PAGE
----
Blowing dust in New Mexico and Texas

March 26th, 2010 |
GOES-12 visible images

GOES-12 visible images

McIDAS images of the GOES-12 0.65 µm visible channel data (above) showed the development of a large plume of blowing dust across parts of southern New Mexico and western Texas late in the day on 26 March 2010. Surface winds gusted to 84 mph at El Paso in Texas, with the blowing dust temporarily reducing the surface visibility to 0.1 mile.

A 250-meter resolution Aqua MODIS true color Red/Green/Blue (RGB) image from the SSEC MODIS Today site (below) revealed that at the time of the Aqua satellite overpass (20:24 UTC), plumes of blowing sand were already beginning to stream northeastward from the White Sands National Monument and Missile Range in southern New Mexico — the blowing sand had already reached the partially snow-covered Sacramento Mountains located to the east of Alamogordo. At that time, the surface visibility at Alamogordo was 5 miles…but within 3 hours the visibility there dropped to 0.5 mile.

Aqua MODIS true color image (viewed using Google Earth)

Aqua MODIS true color image (viewed using Google Earth)

With the approach of darkness, the GOES-12 (GOES East) visible channel imagery could no longer be utilized to track the location and movement of the thick airborne dust — however, the older GOES-11 (GOES West) satellite imager instrument still retains a 12.0 µm channel that is helpful for creating a simple 10.7 – 12.0 µm (channel 04 – channel 05) IR temperature difference product that is useful for tracking airborne dust (and also volcanic ash) at night. Such a sequence of GOES-11 10.7 – 12.0 µm images (below) showed that the dust plume (yellow to cyan color enhancement) continued to move eastward and northeastward across Texas and into southwestern Oklahoma during the hours after sunset.

GOES-11 10.7-12.0 µm IR temperature difference images

GOES-11 10.7-12.0 µm IR temperature difference images

A few hours later, a similar MODIS IR difference product created by subtracting the brightness temperatures of the 11.0 µm and 12.0 µm channels (below) showed that the leading edge of the dust (yellow color enhancement) had moved as far as northern Oklahoma and extreme southern Kansas. Note the “cleaner” appearance of the MODIS IR difference product, a result of the higher spatial resolution (1 km) and improved spectral response of the IR channels on the MODIS instrument compared to the GOES imager.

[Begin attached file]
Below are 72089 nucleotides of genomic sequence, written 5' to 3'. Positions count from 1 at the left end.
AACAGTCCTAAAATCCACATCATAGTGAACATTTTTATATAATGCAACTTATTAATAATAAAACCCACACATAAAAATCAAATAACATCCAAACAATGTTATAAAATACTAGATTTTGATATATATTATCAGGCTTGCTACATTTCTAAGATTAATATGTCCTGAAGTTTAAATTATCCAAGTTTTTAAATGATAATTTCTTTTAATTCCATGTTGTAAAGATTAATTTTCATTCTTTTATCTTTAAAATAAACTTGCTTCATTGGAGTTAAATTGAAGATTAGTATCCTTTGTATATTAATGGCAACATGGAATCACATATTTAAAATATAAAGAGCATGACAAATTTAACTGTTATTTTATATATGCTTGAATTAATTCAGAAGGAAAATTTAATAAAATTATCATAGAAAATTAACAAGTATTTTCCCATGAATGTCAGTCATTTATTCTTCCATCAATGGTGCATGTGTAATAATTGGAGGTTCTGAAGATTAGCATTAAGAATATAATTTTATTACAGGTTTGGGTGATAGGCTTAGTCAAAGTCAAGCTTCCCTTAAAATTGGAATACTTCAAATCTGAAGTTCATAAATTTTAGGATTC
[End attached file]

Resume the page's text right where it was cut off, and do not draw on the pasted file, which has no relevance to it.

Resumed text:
Aqua MODIS 11.0-12.0 µm IR temperature difference product

Aqua MODIS 11.0-12.0 µm IR temperature difference product

The ABI instrument aboard the GOES-R satellite will mark the return of the 12.0 µm channel on the GOES imager, which will allow such phenomena to be more easily identified and tracked.

Fire and Ice in northern Minnesota

March 26th, 2010 |
MODIS true color and false color images

MODIS true color and false color images

A comparison of 250-meter resolution MODIS true color and false color Red/Green/Blue (RGB) images from the SSEC MODIS Today site (above) showed a large fire (perhaps a prescribed burn?) in a remote area of the Red Lake Indian Reservation, just to the west of the Upper and Lower Red Lakes in far northern Minnesota on 26 March 2010. On the false color RGB image, the fire hot spot shows up as a large bright red feature — note the rapid increase in areal coverage of the burn area between the time of the 17:04 UTC Terra satellite overpass and the 18:50 UTC Aqua satellite overpass. The still-frozen lakes appear as varying shades of cyan, while unfrozen bodies of water show up as a much darker blue color. On the true color RGB image, the hazy-looking smoke plume can be seen drifting northward (advected by surface winds from the south that were gusting as high as 29 knots).

MODIS 3.7 µm, POES AVHRR 3.7 µm, and GOES-12 3.9 µm shortwave IR images

MODIS 3.7 µm, POES AVHRR 3.7 µm, and GOES-12 3.9 µm shortwave IR images

AWIPS images of the 1-km resolution MODIS 3.7 µm, the 1-km resolution POES AVHRR 3.7 µm, and the 4-km resolution GOES-12 3.9 µm shortwave IR channel data (above) shows some important differences in both the location of the hottest pixels (GOES-12 has the fire located farther to the west, in far eastern Pennington county) as well as the intensity of the hot spots: the 18:42 UTC MODIS image registered a maximum IR brightness temperature value of 46.5º C, and the 18:48 UTC POES AVHRR image registered a value as high as 54.5º C. At that same time, the cursor readout for the 18:45 UTC GOES-12 image read “NO DATA” — thus demonstrating the value of the 1-km resolution MODIS and POES AVHRR imagery for identifying the exact location of the hottest portion of the fire.

An animation of the 4-km resolution GOES-12 3.9 µm shortwave IR images (below) did show that the fire hot spot was gradually growing in size, and briefly began to exhibit IR brightness temperature values as high as 37.5º C at 17:45 UTC and 48.0º C at 18:15 UTC — but then the fire intensity exceeded the AWIPS temperature threshold and “NO DATA” was indicated by the AWIPS cursor readout before the fire hot spot eventually became obscured by a dense cirrus cloud canopy drifting overhead from the southwest..

GOES-12 3.9 µm shortwave IR images

GOES-12 3.9 µm shortwave IR images

The shortwave IR channels on the ABI instrument aboard the GOES-R satellite will have a spatial resolution of 2 km, which should produce images that more closely resemble the 1-km resolution MODIS and POES AVHRR images shown above (further enhancing our fire detection capabilities in the future).